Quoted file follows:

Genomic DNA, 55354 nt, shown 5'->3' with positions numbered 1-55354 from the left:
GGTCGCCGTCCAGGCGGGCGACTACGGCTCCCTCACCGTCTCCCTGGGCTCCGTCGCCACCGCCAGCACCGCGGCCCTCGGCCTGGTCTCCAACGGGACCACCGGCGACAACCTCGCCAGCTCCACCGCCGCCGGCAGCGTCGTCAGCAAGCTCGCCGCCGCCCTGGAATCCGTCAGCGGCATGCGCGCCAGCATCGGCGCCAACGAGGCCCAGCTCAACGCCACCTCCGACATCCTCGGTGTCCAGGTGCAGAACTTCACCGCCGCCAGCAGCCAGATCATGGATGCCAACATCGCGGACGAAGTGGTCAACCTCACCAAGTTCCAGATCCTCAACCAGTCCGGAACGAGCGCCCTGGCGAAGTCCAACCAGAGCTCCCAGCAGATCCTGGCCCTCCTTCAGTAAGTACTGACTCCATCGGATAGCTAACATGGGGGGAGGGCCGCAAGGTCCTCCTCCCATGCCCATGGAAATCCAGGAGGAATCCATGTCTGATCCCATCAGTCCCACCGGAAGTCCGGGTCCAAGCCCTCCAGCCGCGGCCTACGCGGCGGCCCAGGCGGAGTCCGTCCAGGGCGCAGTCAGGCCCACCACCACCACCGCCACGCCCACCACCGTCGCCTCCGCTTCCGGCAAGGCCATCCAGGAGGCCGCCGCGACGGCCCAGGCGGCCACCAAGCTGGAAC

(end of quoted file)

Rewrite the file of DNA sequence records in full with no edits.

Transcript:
Genomic DNA, 55354 nt, shown 5'->3' with positions numbered 1-55354 from the left:
GGTCGCCGTCCAGGCGGGCGACTACGGCTCCCTCACCGTCTCCCTGGGCTCCGTCGCCACCGCCAGCACCGCGGCCCTCGGCCTGGTCTCCAACGGGACCACCGGCGACAACCTCGCCAGCTCCACCGCCGCCGGCAGCGTCGTCAGCAAGCTCGCCGCCGCCCTGGAATCCGTCAGCGGCATGCGCGCCAGCATCGGCGCCAACGAGGCCCAGCTCAACGCCACCTCCGACATCCTCGGTGTCCAGGTGCAGAACTTCACCGCCGCCAGCAGCCAGATCATGGATGCCAACATCGCGGACGAAGTGGTCAACCTCACCAAGTTCCAGATCCTCAACCAGTCCGGAACGAGCGCCCTGGCGAAGTCCAACCAGAGCTCCCAGCAGATCCTGGCCCTCCTTCAGTAAGTACTGACTCCATCGGATAGCTAACATGGGGGGAGGGCCGCAAGGTCCTCCTCCCATGCCCATGGAAATCCAGGAGGAATCCATGTCTGATCCCATCAGTCCCACCGGAAGTCCGGGTCCAAGCCCTCCAGCCGCGGCCTACGCGGCGGCCCAGGCGGAGTCCGTCCAGGGCGCAGTCAGGCCCACCACCACCACCGCCACGCCCACCACCGTCGCCTCCGCTTCCGGCAAGGCCATCCAGGAGGCCGCCGCGACGGCCCAGGCGGCCACCAAGCTGGAAC